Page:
Historically, wine has been the favored choice over water for hydration, so it’s no surprise that the 3,000 Celtic people who lived in Hungary made wine. Most of the Hungary-wine produced was white, at least before the mid-19th century. In fact, 1686 marked the time when the Turks left and Bosnia monks arrived. German-speaking settlers brought white grapes, but over time, the Serbs switched to red.
To put things in perspective on Hungarian wines and their prestige, know this…Queen Elizabeth drinks Cabernet Sauvignon from Villany. I found this out while on an AMA Waterways River Cruise from Budapest to Bucharest. Tasting in Villany, I had the great pleasure to taste foreign wines in a cave. The first chardonnay comes from a village outside of Villany. This white wine was a favorite of mine —un-oaked and made in stainless-steel tanks.
Wine tasting in Villany surprised me, with its 22 historical wine-producing regions. These fun facts satiated my curiosity almost as much as the wines tantalized my palate. For instance, in the northern region of Hungary, the Tokaj wines are made from white grapes discovered by the French King… from a 15-million-year-old leaf!
Yes, the history of wine production is long in Hungary.
I hadn’t known that the second best known wines hail from nearby Belgrade, Serbia, and that in the 19th century, the Phylloxera outbreak left the majority of vineyards dead. From the point of re-planting, red grapes began to grow in this area…Oporto to be exact, which is the Portuguese wine in Villany.
When the Turks tried to seize Hungary for 25 days, the Hungarians thought they were gonners – they could live or die. So, on their last day, they were happy when their women brought good red wine from the cellars, from barrels to buckets.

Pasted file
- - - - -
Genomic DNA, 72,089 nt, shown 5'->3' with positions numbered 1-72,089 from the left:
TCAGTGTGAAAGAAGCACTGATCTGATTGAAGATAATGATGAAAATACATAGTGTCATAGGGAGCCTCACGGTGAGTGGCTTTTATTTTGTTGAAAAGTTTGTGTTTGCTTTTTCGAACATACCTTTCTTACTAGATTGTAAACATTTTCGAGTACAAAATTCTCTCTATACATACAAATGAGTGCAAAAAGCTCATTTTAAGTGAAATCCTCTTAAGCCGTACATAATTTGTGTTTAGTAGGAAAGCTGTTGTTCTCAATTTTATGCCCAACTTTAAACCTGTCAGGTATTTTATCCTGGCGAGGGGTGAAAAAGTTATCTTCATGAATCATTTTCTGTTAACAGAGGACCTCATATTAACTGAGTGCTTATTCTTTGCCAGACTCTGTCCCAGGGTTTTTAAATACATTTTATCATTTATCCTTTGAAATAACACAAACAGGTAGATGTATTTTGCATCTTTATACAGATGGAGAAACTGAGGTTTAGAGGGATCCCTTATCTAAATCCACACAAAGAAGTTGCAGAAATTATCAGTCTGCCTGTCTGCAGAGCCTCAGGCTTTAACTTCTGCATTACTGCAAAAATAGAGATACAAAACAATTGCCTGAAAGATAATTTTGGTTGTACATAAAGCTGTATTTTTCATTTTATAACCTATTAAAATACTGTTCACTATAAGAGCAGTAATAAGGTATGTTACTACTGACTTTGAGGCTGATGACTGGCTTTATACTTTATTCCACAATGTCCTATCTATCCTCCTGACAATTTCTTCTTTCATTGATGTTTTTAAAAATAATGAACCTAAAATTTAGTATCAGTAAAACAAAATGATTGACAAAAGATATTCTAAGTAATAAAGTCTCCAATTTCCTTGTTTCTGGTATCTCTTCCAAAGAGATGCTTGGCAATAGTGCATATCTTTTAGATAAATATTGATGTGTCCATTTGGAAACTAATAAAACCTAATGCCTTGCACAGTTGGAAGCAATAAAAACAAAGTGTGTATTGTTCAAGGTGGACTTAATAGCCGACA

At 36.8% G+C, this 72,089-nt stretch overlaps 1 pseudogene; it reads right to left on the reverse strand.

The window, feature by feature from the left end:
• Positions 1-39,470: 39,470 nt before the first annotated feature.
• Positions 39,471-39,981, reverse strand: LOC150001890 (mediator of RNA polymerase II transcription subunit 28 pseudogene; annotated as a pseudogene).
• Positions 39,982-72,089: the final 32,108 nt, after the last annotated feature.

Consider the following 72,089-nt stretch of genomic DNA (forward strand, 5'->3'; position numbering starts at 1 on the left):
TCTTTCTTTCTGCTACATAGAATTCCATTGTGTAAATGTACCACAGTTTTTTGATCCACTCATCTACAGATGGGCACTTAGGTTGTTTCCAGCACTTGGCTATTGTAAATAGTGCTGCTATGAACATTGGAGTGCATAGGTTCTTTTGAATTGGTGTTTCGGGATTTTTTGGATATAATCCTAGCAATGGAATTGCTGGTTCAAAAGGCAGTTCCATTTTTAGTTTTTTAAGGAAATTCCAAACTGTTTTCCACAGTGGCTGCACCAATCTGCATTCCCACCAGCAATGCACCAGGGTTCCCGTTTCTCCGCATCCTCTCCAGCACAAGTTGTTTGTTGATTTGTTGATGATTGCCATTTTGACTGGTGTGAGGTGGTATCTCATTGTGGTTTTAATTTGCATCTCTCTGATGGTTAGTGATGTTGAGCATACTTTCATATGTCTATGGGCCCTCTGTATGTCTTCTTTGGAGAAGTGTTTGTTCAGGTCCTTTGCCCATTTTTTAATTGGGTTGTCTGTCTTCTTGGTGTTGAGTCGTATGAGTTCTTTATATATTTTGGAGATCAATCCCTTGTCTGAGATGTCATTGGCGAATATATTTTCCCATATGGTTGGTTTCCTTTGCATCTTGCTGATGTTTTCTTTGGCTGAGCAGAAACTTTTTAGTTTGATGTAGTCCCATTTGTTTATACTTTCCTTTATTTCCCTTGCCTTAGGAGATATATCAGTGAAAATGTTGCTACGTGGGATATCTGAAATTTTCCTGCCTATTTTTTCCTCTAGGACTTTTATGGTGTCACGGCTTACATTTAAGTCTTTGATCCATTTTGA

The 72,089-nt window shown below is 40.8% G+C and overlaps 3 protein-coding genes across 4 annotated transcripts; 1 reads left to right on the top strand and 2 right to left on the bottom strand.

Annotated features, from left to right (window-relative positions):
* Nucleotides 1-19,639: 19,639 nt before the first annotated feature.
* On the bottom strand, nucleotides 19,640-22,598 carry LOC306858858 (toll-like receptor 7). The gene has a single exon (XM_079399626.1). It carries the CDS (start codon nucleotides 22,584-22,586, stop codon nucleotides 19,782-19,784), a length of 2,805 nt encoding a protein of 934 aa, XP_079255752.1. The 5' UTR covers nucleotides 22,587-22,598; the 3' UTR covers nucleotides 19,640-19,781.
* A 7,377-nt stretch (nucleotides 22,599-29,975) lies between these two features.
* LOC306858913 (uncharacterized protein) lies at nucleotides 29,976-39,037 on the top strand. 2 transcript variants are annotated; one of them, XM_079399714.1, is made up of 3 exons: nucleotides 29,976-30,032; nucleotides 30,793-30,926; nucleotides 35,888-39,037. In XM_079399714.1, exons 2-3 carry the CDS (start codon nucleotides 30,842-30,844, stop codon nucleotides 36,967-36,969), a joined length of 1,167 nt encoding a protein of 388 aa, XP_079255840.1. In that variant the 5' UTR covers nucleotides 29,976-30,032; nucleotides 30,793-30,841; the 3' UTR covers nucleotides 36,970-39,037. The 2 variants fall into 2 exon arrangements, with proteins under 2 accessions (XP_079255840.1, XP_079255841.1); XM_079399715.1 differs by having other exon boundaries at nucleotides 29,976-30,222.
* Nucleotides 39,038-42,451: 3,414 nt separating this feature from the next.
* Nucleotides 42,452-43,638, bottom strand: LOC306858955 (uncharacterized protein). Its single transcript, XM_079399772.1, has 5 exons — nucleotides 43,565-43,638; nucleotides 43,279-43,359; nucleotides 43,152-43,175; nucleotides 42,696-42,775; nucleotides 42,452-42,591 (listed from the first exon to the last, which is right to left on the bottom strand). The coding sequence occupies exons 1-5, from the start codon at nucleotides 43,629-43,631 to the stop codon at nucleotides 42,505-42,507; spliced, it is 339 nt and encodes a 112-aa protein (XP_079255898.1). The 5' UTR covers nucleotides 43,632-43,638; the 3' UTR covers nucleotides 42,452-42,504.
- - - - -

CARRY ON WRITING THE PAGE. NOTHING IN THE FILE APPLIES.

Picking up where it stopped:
The Turks saw the wine trickling down on the Hungarian beards and white shirts. These Hungarians drank too much, and as a result, felt strong — strong enough to fight. The Turks thought they drank boar’s blood and they ran away.
Moral of this story: drink wine in fight or flight.
While tasting, I discovered the 2014 rose would have tasted best mixed with soda water. With an aroma of strawberries and its coppery rose color, this wine seemed to have gone into secondary fermentation – a bit fizzy. It’s blend of 3 sources, including blue cabernet franc and cabernet sauvignon did not impress.
Finally I tasted the first of four reds, a ruby color that made me feel regal. It had a faint aroma of currants, a very good tannin structure and medium finish. It proved a medium to light bodied wine, “real blood of Villany Hills” — an Oporto from 2013.
The second red – again a ruby color – offered a deeper berry aroma and still light, definitely a pinot noir. It was an enjoyable medium bodied wine, a 2011 blue francish with 14% alcohol, originally from Austrian region – Nazi days – when payment was made with blue francs.
Our third wine had the same ruby color – with high alcohol and low acidity – so its shelf-life is less. I got the aroma of a band-aid and obviously disliked this 2011 blend of 40% Oporto, 40% blue francish – seed of sour cherry – and 20% cabernet sauvignon.
This wine is an average, well-priced garnet-toned Cabernet made from grapes of Sonoma County. I wouldn’t complain about it – it was tasty! — but there really wasn’t anything complex about it.
For my palate, this is a drink-alone, medium bodied, great all-around table wine. The Magnolia Grove of Chateau St. Jean would be the perfect spot to sip this berry and cherry-flavored wine.